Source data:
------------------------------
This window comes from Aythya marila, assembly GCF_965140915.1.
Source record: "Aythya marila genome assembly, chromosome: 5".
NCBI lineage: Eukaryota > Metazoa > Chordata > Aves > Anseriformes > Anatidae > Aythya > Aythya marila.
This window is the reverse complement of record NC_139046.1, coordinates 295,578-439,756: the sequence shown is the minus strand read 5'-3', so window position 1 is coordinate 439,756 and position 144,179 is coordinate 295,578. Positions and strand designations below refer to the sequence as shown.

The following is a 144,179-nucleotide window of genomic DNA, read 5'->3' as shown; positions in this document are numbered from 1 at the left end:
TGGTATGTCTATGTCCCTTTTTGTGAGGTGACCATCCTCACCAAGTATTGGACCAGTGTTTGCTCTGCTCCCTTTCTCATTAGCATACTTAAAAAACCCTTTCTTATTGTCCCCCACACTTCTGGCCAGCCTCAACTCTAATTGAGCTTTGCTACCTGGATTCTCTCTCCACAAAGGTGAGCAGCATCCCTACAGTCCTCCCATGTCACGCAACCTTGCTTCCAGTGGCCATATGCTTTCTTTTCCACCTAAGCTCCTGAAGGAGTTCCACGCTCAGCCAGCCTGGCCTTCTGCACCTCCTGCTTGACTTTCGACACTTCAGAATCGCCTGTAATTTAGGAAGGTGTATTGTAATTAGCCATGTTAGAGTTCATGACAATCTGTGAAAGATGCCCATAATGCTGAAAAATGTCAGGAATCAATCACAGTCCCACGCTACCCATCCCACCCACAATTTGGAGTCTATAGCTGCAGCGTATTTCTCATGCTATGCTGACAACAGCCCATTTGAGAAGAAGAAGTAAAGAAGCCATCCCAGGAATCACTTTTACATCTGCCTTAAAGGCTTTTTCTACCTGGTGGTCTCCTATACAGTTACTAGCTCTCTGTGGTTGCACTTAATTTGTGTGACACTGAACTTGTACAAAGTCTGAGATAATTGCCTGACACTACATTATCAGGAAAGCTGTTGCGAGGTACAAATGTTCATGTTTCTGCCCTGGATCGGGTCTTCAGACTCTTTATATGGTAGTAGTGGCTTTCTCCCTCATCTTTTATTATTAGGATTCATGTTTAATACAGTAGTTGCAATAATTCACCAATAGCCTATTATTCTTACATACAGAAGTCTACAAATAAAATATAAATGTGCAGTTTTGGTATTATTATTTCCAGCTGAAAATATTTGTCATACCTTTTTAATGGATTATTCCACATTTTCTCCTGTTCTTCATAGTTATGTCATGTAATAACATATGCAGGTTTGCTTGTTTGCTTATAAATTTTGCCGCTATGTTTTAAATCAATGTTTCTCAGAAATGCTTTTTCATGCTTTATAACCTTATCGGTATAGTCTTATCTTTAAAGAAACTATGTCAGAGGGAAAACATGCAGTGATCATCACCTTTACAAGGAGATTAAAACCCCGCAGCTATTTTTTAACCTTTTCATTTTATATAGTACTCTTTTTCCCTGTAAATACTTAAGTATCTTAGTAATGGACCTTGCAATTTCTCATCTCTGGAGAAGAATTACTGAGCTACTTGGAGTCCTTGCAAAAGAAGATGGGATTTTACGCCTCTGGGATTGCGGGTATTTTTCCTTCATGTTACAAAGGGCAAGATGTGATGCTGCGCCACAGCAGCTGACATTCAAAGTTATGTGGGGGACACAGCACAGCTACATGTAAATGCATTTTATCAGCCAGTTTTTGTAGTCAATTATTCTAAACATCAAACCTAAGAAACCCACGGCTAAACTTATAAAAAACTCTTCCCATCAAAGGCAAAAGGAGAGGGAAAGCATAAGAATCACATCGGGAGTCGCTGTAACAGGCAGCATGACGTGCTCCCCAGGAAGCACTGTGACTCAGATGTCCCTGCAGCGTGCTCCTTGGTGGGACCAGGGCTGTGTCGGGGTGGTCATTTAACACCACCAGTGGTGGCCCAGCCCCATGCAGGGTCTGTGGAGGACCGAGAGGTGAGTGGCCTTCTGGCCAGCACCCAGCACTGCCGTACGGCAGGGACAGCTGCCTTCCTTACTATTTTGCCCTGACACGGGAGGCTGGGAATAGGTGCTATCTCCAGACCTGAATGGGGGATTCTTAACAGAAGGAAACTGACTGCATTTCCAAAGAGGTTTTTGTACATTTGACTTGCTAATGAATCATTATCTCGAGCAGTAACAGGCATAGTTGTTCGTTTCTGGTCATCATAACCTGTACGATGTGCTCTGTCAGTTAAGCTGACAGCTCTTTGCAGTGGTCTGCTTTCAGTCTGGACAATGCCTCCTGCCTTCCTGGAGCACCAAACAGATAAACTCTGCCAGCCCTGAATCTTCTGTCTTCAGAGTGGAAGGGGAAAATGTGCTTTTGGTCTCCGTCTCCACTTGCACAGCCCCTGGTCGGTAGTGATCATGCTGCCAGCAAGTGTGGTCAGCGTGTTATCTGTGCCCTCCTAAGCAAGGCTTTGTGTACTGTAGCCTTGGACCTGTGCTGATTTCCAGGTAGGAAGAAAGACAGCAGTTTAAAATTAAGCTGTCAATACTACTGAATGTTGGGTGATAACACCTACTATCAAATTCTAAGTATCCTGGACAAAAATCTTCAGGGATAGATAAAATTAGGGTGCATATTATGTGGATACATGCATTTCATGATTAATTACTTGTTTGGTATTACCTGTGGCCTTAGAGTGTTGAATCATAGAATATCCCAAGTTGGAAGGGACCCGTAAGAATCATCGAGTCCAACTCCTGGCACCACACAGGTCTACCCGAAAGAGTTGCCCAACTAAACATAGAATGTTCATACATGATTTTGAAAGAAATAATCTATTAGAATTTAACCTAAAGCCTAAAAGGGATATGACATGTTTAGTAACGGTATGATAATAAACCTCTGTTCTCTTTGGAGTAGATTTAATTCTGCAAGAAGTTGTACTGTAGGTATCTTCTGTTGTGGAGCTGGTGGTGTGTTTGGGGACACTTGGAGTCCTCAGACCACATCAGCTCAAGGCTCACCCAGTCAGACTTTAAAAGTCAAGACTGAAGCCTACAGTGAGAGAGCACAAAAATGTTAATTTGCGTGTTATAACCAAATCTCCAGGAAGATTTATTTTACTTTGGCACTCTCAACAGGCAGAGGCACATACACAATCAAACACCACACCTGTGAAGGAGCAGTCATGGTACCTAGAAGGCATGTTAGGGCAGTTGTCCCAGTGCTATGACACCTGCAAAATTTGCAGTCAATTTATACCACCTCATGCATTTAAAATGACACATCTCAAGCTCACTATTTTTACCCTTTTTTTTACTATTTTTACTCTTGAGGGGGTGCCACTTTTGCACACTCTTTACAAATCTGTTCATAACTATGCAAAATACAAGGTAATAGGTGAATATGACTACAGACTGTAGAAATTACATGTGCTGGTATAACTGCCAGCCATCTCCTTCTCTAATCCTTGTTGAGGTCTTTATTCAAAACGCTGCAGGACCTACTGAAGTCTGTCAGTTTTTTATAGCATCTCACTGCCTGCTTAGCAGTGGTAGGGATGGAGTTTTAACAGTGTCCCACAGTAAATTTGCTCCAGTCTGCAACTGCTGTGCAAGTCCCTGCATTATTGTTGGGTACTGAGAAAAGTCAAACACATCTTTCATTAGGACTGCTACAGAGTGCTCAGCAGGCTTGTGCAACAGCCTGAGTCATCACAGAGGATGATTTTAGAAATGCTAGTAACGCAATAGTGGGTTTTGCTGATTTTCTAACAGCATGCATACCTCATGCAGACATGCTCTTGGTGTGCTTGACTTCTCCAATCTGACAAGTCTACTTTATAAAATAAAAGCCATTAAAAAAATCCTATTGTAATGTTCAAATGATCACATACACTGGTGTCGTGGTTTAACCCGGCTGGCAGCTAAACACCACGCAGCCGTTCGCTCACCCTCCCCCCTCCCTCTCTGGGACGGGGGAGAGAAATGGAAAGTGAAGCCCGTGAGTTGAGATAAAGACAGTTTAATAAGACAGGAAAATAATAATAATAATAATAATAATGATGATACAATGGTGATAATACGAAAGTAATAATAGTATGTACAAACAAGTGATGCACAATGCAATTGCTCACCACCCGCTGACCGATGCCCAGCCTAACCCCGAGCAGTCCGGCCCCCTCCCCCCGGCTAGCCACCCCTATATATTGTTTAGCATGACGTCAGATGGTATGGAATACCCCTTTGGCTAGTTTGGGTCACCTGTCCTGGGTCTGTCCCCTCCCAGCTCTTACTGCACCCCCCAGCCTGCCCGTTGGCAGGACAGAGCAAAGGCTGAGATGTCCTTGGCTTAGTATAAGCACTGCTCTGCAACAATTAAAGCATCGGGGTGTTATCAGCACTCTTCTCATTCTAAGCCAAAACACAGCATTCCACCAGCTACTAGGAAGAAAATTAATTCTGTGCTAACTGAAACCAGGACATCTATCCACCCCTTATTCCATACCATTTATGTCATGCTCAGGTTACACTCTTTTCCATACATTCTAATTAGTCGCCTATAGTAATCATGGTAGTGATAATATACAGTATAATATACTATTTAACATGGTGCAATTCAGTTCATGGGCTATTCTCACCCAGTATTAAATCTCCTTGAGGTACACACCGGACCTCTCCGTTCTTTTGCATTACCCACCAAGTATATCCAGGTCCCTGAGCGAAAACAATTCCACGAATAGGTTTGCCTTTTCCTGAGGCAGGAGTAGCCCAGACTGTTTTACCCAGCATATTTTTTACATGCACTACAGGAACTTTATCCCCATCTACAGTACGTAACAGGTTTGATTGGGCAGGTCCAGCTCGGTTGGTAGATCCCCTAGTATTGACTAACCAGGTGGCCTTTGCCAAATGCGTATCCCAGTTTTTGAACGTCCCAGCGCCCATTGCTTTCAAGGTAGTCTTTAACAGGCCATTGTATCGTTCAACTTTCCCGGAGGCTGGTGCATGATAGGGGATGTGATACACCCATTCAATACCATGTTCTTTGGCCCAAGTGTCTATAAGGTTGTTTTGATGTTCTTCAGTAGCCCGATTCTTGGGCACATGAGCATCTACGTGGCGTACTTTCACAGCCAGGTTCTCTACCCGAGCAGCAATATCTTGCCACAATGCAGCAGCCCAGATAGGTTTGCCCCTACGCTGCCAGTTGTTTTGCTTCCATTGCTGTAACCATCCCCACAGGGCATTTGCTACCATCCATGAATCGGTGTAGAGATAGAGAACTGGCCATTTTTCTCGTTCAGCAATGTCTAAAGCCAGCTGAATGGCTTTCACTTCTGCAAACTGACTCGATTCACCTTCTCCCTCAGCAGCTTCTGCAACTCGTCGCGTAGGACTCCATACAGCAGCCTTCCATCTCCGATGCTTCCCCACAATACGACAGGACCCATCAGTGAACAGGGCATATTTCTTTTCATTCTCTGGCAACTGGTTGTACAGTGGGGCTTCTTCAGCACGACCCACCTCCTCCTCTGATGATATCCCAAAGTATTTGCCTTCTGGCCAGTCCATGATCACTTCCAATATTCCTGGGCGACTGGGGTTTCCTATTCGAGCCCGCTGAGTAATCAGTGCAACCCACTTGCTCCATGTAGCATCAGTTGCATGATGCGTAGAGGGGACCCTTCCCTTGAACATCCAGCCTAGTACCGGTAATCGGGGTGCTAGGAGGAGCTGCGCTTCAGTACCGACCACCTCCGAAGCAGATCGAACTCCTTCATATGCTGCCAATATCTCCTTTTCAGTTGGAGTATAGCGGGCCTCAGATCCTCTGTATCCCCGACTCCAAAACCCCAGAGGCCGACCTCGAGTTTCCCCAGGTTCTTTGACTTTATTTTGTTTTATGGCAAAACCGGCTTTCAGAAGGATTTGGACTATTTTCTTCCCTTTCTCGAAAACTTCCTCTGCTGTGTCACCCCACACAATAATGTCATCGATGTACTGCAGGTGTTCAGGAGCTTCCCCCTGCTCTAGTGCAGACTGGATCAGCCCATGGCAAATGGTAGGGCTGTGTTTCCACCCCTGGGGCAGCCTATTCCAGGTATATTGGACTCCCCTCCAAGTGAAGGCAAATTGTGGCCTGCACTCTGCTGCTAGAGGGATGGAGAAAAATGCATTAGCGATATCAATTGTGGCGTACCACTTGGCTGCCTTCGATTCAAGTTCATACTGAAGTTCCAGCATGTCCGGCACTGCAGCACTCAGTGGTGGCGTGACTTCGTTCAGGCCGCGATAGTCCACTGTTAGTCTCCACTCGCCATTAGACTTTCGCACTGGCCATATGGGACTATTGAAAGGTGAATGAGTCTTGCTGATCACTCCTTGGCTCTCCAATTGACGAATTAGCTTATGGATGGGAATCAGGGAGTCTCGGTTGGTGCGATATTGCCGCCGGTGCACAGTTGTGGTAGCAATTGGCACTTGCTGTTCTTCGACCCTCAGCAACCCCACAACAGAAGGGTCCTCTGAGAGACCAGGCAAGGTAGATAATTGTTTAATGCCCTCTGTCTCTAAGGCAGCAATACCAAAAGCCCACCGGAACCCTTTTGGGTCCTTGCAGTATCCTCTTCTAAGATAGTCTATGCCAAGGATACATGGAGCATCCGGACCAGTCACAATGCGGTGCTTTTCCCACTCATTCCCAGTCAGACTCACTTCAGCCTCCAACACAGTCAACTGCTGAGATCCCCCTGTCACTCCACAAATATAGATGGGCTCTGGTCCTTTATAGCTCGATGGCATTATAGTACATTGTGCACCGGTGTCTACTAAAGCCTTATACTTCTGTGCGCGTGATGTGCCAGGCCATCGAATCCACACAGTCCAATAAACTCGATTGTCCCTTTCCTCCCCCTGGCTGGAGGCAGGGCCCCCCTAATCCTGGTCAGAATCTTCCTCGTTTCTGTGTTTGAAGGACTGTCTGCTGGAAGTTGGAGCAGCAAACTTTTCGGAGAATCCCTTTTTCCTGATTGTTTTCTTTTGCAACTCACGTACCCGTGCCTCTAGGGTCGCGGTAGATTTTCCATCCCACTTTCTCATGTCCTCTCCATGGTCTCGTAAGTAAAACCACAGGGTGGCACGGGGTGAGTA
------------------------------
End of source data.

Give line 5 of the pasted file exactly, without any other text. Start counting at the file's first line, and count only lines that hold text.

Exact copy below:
The following is a 144,179-nucleotide window of genomic DNA, read 5'->3' as shown; positions in this document are numbered from 1 at the left end: